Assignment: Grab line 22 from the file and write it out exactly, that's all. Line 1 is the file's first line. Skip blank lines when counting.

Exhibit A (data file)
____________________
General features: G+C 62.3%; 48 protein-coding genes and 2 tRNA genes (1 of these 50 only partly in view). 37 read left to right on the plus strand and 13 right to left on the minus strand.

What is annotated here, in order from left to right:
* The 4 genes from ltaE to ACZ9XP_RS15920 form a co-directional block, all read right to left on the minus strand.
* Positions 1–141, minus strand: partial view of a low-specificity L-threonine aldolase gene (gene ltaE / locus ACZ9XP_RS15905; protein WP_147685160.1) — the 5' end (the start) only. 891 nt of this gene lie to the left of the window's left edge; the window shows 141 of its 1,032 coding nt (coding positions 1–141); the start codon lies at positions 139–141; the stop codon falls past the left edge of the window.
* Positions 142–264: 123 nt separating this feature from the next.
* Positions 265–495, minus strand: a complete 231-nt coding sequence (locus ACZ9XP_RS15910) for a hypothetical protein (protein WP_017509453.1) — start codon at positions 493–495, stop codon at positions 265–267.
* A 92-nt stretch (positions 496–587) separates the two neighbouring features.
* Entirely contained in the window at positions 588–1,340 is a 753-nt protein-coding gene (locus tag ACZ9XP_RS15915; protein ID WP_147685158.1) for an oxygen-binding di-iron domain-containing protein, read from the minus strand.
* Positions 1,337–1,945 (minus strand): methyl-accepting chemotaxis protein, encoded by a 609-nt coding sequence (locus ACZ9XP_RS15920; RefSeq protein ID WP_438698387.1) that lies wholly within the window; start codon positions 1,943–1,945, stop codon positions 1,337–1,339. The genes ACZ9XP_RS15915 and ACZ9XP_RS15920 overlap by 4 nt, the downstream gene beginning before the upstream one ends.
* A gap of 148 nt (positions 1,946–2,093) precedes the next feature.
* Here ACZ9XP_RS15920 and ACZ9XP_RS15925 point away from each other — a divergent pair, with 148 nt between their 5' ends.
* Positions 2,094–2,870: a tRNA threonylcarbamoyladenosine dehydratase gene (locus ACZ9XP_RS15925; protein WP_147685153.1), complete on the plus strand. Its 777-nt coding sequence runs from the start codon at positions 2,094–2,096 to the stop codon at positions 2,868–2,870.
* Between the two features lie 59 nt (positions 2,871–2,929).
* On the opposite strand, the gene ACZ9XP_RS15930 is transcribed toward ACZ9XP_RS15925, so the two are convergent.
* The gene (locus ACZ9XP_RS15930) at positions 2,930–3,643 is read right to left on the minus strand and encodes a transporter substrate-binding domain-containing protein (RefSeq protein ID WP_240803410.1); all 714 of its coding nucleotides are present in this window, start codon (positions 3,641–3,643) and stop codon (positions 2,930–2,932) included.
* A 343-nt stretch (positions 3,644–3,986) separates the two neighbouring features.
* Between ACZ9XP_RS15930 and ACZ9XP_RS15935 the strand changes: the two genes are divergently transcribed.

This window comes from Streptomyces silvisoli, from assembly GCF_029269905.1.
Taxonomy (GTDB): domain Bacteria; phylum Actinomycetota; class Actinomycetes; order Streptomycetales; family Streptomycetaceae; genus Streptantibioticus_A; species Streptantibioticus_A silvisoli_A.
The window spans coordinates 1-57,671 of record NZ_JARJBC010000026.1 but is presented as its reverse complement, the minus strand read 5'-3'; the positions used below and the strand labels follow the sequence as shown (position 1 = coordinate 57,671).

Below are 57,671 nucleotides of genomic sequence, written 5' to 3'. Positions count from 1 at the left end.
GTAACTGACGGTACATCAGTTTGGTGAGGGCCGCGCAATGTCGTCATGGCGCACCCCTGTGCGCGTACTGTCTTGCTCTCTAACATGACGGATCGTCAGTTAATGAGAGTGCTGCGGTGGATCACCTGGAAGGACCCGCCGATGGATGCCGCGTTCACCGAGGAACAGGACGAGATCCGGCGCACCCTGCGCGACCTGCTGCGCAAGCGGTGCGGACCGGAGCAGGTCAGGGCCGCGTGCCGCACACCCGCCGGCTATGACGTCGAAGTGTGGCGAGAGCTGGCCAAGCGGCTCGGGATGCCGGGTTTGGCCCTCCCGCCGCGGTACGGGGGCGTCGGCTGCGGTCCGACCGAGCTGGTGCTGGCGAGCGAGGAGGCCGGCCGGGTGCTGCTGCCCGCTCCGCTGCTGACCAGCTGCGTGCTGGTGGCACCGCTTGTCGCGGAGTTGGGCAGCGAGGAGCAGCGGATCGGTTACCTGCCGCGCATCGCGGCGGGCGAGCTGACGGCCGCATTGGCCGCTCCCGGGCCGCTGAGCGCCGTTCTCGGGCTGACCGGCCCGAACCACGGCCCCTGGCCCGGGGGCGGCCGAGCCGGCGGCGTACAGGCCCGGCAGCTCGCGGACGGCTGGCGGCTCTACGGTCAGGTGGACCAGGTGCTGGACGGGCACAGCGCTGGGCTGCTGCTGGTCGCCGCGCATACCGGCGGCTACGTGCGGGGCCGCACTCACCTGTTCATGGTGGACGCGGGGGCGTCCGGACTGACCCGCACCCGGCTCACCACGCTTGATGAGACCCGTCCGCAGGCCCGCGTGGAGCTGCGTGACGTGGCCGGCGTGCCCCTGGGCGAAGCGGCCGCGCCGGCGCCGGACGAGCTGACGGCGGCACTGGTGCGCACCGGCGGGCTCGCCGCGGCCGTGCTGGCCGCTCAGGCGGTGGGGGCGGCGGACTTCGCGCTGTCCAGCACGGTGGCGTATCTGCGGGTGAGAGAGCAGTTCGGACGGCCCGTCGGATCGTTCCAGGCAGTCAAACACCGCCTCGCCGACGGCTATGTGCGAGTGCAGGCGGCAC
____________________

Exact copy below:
GTAACTGACGGTACATCAGTTTGGTGAGGGCCGCGCAATGTCGTCATGGCGCACCCCTGTGCGCGTACTGTCTTGCTCTCTAACATGACGGATCGTCAGTTAATGAGAGTGCTGCGGTGGATCACCTGGAAGGACCCGCCGATGGATGCCGCGTTCACCGAGGAACAGGACGAGATCCGGCGCACCCTGCGCGACCTGCTGCGCAAGCGGTGCGGACCGGAGCAGGTCAGGGCCGCGTGCCGCACACCCGCCGGCTATGACGTCGAAGTGTGGCGAGAGCTGGCCAAGCGGCTCGGGATGCCGGGTTTGGCCCTCCCGCCGCGGTACGGGGGCGTCGGCTGCGGTCCGACCGAGCTGGTGCTGGCGAGCGAGGAGGCCGGCCGGGTGCTGCTGCCCGCTCCGCTGCTGACCAGCTGCGTGCTGGTGGCACCGCTTGTCGCGGAGTTGGGCAGCGAGGAGCAGCGGATCGGTTACCTGCCGCGCATCGCGGCGGGCGAGCTGACGGCCGCATTGGCCGCTCCCGGGCCGCTGAGCGCCGTTCTCGGGCTGACCGGCCCGAACCACGGCCCCTGGCCCGGGGGCGGCCGAGCCGGCGGCGTACAGGCCCGGCAGCTCGCGGACGGCTGGCGGCTCTACGGTCAGGTGGACCAGGTGCTGGACGGGCACAGCGCTGGGCTGCTGCTGGTCGCCGCGCATACCGGCGGCTACGTGCGGGGCCGCACTCACCTGTTCATGGTGGACGCGGGGGCGTCCGGACTGACCCGCACCCGGCTCACCACGCTTGATGAGACCCGTCCGCAGGCCCGCGTGGAGCTGCGTGACGTGGCCGGCGTGCCCCTGGGCGAAGCGGCCGCGCCGGCGCCGGACGAGCTGACGGCGGCACTGGTGCGCACCGGCGGGCTCGCCGCGGCCGTGCTGGCCGCTCAGGCGGTGGGGGCGGCGGACTTCGCGCTGTCCAGCACGGTGGCGTATCTGCGGGTGAGAGAGCAGTTCGGACGGCCCGTCGGATCGTTCCAGGCAGTCAAACACCGCCTCGCCGACGGCTATGTGCGAGTGCAGGCGGCAC